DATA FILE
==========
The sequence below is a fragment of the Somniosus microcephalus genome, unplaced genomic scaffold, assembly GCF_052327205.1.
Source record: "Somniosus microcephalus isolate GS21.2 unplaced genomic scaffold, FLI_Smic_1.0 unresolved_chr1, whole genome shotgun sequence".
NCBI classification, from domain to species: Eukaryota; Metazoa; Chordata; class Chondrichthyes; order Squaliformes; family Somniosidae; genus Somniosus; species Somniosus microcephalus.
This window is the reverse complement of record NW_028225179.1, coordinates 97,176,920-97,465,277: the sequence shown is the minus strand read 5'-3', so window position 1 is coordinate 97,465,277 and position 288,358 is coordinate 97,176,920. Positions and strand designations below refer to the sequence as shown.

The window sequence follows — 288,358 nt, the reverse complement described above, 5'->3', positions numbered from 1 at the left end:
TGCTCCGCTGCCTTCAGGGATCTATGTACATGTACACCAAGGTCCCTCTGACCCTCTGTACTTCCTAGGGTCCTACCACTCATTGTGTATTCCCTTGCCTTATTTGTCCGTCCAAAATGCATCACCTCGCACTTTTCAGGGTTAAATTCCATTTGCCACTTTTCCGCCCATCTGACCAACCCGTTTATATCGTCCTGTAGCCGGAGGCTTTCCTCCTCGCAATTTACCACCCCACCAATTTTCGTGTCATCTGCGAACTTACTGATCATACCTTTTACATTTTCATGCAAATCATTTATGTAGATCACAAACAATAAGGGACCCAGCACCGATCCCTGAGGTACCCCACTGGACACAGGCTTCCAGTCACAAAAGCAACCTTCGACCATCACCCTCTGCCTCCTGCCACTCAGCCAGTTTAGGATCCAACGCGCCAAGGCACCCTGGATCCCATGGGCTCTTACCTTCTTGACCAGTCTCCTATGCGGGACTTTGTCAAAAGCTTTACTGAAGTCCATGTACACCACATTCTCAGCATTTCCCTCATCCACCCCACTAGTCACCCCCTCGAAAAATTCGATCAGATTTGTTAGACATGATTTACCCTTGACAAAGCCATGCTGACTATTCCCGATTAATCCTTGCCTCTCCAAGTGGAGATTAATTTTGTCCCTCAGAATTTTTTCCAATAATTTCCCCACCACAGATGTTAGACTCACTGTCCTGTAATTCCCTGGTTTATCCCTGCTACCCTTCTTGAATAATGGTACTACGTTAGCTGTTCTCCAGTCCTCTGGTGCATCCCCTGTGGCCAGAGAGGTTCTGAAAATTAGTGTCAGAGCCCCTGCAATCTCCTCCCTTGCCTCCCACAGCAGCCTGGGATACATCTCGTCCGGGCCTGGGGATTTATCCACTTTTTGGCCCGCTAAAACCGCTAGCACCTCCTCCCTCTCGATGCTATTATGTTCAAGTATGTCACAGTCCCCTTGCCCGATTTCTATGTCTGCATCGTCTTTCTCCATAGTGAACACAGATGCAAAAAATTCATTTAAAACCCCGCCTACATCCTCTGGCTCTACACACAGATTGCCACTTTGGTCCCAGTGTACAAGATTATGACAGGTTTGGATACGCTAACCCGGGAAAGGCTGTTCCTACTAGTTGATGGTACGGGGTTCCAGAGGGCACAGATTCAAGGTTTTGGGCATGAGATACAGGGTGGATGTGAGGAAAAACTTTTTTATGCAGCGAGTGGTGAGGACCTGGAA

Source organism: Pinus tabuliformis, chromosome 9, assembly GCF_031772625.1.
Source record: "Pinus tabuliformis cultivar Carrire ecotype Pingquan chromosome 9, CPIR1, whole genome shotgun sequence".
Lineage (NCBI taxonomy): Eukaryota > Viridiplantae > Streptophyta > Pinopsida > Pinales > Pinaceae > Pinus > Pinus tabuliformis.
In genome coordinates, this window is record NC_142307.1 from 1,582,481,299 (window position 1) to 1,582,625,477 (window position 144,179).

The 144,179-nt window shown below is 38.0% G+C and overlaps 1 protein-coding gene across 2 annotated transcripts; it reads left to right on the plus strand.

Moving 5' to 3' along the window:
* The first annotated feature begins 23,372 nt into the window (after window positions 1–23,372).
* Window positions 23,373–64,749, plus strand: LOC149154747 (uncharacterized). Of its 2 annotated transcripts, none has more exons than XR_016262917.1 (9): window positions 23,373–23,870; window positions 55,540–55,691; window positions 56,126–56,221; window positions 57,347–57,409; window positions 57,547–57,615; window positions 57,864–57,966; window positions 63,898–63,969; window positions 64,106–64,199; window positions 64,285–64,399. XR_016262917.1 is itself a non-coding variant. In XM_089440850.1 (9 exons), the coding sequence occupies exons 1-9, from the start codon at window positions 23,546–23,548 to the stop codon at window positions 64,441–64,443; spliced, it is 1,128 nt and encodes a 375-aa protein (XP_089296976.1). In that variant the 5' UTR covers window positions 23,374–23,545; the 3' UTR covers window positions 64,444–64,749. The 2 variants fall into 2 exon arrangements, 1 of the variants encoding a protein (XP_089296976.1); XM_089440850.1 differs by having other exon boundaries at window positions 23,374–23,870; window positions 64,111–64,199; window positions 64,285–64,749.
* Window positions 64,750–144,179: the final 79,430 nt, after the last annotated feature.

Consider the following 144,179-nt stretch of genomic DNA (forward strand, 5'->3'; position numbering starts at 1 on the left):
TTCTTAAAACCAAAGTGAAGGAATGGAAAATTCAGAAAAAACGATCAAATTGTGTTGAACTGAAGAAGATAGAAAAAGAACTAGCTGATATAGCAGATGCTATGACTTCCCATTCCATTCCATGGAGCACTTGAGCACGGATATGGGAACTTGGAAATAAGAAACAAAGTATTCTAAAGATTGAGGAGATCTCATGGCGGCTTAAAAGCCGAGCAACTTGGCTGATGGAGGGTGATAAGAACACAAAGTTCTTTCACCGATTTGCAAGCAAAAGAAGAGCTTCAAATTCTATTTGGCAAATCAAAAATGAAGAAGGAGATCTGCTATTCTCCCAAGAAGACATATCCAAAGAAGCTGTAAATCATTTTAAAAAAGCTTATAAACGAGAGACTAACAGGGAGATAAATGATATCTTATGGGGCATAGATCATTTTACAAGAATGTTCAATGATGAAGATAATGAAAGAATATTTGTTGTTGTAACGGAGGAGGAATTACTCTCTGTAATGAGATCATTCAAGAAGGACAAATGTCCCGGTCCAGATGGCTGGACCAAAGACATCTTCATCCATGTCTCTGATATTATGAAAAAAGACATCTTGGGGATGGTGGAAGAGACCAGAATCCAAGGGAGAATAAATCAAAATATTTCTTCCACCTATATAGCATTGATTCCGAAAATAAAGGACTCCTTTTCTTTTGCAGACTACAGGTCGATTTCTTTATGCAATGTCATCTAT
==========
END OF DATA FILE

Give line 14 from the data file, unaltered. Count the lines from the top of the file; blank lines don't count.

* Window positions 23,373–64,749, plus strand: LOC149154747 (uncharacterized). Of its 2 annotated transcripts, none has more exons than XR_016262917.1 (9): window positions 23,373–23,870; window positions 55,540–55,691; window positions 56,126–56,221; window positions 57,347–57,409; window positions 57,547–57,615; window positions 57,864–57,966; window positions 63,898–63,969; window positions 64,106–64,199; window positions 64,285–64,399. XR_016262917.1 is itself a non-coding variant. In XM_089440850.1 (9 exons), the coding sequence occupies exons 1-9, from the start codon at window positions 23,546–23,548 to the stop codon at window positions 64,441–64,443; spliced, it is 1,128 nt and encodes a 375-aa protein (XP_089296976.1). In that variant the 5' UTR covers window positions 23,374–23,545; the 3' UTR covers window positions 64,444–64,749. The 2 variants fall into 2 exon arrangements, 1 of the variants encoding a protein (XP_089296976.1); XM_089440850.1 differs by having other exon boundaries at window positions 23,374–23,870; window positions 64,111–64,199; window positions 64,285–64,749.